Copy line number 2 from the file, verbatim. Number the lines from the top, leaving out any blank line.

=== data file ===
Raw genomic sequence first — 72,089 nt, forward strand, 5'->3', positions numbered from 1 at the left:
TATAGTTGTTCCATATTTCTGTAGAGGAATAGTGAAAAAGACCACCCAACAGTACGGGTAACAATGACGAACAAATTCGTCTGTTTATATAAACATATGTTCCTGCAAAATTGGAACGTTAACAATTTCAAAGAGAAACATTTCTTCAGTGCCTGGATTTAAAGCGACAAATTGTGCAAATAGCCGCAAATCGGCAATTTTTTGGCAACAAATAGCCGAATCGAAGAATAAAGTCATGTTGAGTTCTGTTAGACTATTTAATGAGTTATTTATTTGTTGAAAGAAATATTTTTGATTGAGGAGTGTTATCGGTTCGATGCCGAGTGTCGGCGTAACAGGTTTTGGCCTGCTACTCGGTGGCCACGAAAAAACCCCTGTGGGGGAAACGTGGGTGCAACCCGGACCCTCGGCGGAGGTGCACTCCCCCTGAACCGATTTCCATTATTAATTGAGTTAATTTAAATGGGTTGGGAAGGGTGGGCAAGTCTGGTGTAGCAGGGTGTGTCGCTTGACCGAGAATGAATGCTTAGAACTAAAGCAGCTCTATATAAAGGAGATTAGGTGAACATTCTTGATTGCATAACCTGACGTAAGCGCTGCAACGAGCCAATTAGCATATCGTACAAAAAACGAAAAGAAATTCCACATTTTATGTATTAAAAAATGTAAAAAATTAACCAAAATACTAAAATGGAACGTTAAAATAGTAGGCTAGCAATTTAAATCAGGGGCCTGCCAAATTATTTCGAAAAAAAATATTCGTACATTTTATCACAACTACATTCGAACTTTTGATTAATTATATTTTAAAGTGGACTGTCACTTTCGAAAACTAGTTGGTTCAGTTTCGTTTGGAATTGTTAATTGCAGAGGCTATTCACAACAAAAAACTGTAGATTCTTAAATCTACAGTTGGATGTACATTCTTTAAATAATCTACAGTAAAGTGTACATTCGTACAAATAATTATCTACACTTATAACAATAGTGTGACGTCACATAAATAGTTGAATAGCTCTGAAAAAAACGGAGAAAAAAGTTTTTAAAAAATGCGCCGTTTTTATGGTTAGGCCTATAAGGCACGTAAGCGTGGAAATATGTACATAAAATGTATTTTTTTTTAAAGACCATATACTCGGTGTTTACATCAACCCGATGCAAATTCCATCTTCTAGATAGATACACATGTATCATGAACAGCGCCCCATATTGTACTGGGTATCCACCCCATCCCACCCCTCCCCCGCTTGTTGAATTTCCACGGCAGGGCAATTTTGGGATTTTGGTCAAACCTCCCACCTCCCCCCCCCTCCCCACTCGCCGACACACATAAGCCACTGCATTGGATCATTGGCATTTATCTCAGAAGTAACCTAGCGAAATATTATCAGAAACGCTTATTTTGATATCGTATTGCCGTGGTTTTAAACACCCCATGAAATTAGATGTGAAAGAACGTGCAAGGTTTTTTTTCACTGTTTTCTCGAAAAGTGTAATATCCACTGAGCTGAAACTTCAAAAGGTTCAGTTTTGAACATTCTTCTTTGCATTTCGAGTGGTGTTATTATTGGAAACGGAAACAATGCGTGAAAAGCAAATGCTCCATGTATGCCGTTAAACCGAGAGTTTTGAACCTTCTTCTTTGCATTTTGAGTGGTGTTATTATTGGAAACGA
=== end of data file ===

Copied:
TATAGTTGTTCCATATTTCTGTAGAGGAATAGTGAAAAAGACCACCCAACAGTACGGGTAACAATGACGAACAAATTCGTCTGTTTATATAAACATATGTTCCTGCAAAATTGGAACGTTAACAATTTCAAAGAGAAACATTTCTTCAGTGCCTGGATTTAAAGCGACAAATTGTGCAAATAGCCGCAAATCGGCAATTTTTTGGCAACAAATAGCCGAATCGAAGAATAAAGTCATGTTGAGTTCTGTTAGACTATTTAATGAGTTATTTATTTGTTGAAAGAAATATTTTTGATTGAGGAGTGTTATCGGTTCGATGCCGAGTGTCGGCGTAACAGGTTTTGGCCTGCTACTCGGTGGCCACGAAAAAACCCCTGTGGGGGAAACGTGGGTGCAACCCGGACCCTCGGCGGAGGTGCACTCCCCCTGAACCGATTTCCATTATTAATTGAGTTAATTTAAATGGGTTGGGAAGGGTGGGCAAGTCTGGTGTAGCAGGGTGTGTCGCTTGACCGAGAATGAATGCTTAGAACTAAAGCAGCTCTATATAAAGGAGATTAGGTGAACATTCTTGATTGCATAACCTGACGTAAGCGCTGCAACGAGCCAATTAGCATATCGTACAAAAAACGAAAAGAAATTCCACATTTTATGTATTAAAAAATGTAAAAAATTAACCAAAATACTAAAATGGAACGTTAAAATAGTAGGCTAGCAATTTAAATCAGGGGCCTGCCAAATTATTTCGAAAAAAAATATTCGTACATTTTATCACAACTACATTCGAACTTTTGATTAATTATATTTTAAAGTGGACTGTCACTTTCGAAAACTAGTTGGTTCAGTTTCGTTTGGAATTGTTAATTGCAGAGGCTATTCACAACAAAAAACTGTAGATTCTTAAATCTACAGTTGGATGTACATTCTTTAAATAATCTACAGTAAAGTGTACATTCGTACAAATAATTATCTACACTTATAACAATAGTGTGACGTCACATAAATAGTTGAATAGCTCTGAAAAAAACGGAGAAAAAAGTTTTTAAAAAATGCGCCGTTTTTATGGTTAGGCCTATAAGGCACGTAAGCGTGGAAATATGTACATAAAATGTATTTTTTTTTAAAGACCATATACTCGGTGTTTACATCAACCCGATGCAAATTCCATCTTCTAGATAGATACACATGTATCATGAACAGCGCCCCATATTGTACTGGGTATCCACCCCATCCCACCCCTCCCCCGCTTGTTGAATTTCCACGGCAGGGCAATTTTGGGATTTTGGTCAAACCTCCCACCTCCCCCCCCCTCCCCACTCGCCGACACACATAAGCCACTGCATTGGATCATTGGCATTTATCTCAGAAGTAACCTAGCGAAATATTATCAGAAACGCTTATTTTGATATCGTATTGCCGTGGTTTTAAACACCCCATGAAATTAGATGTGAAAGAACGTGCAAGGTTTTTTTTCACTGTTTTCTCGAAAAGTGTAATATCCACTGAGCTGAAACTTCAAAAGGTTCAGTTTTGAACATTCTTCTTTGCATTTCGAGTGGTGTTATTATTGGAAACGGAAACAATGCGTGAAAAGCAAATGCTCCATGTATGCCGTTAAACCGAGAGTTTTGAACCTTCTTCTTTGCATTTTGAGTGGTGTTATTATTGGAAACGA